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BMC Med Educ. 2017 Nov 13;17(1):209. doi: 10.1186/s12909-017-1049-2.

First and second year medical students identify and self-stereotype more as doctors than as students: a questionnaire study.

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School of Medical Education, Newcastle University, Newcastle upon Tyne, NE2 4HH, UK.
Department of Psychology, Durham University, Durham, UK.



The emergence of medical students' professional identity is important. This paper considers this in a snapshot of the early years of undergraduate medical education. From the perspective of social identity theory, it also considers self-stereotyping, the extent to which individuals associate with attributes identified as typical of groups.


Paper questionnaires were completed by first and second year medical students following teaching sessions at the beginning (October) and end (April) of the academic year. Questionnaires consisted of scales measuring the strength and importance of identity and self-stereotyping, referent to 'doctors' and 'students'. Linear mixed effects regression considered longitudinal and cross-sectional effects of progress through the course, and differences in responses to 'doctor' and 'student' measures.


In October, responses were received from 99% (n = 102) and 75% (n = 58) of first and second year cohorts respectively, and in April from 81% (n = 83) and 73% (n = 56). Response rates were over 95% of those present. Linear mixed effects regression found that all 'doctor'-referent measures were higher than 'student' measures. Strength of identity and self-stereotyping decreased between beginning and end of the year (across both groups). Men indicated lower importance of identity than women, also across both groups. There were no differences between year groups. Self-stereotyping was predicted more by importance of identification with a group than by strength of identification.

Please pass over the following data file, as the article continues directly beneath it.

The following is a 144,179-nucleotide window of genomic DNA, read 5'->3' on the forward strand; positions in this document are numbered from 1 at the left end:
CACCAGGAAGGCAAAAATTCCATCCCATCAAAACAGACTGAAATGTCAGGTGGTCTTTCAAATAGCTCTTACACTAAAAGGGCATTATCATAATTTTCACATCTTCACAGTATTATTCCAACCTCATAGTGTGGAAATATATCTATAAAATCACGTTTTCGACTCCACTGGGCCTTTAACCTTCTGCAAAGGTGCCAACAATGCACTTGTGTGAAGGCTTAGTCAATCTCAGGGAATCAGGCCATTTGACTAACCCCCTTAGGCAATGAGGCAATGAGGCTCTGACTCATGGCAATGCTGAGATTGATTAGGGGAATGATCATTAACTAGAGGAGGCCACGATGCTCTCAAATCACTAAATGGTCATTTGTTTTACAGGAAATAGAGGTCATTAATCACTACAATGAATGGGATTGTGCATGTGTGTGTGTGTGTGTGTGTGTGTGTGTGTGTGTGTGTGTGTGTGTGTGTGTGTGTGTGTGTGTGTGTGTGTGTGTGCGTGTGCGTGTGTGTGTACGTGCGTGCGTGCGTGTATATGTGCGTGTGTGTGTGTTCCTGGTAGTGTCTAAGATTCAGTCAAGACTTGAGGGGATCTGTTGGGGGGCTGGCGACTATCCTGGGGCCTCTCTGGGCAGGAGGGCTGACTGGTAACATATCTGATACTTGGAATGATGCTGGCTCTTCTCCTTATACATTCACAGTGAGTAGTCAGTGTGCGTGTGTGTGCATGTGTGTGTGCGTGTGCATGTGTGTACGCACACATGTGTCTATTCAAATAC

Findings reinforce observations that medical students identify strongly as doctors from early in their studies, and that this identification is greater than as students. Decreases over time are surprising, but may be explained by changing group salience towards the end of the academic year. The lack of a gender effect on strength of identification contrasts with the literature, but may reflect students' lack of 'performance' of professional identity, while the effect on importance is speculated to be linked to social identity complexity. Identification with professional group may have implications for how medical schools treat students. The findings on self-stereotyping have relevance to recruitment if applicant populations are limited to those already internalising a stereotype. There may be consequences for the wellbeing of those who feel they cannot fulfil stereotypes when in training.


Professional development; Professional identity; Recruitment; Stereotypes; Transitions; Widening participation

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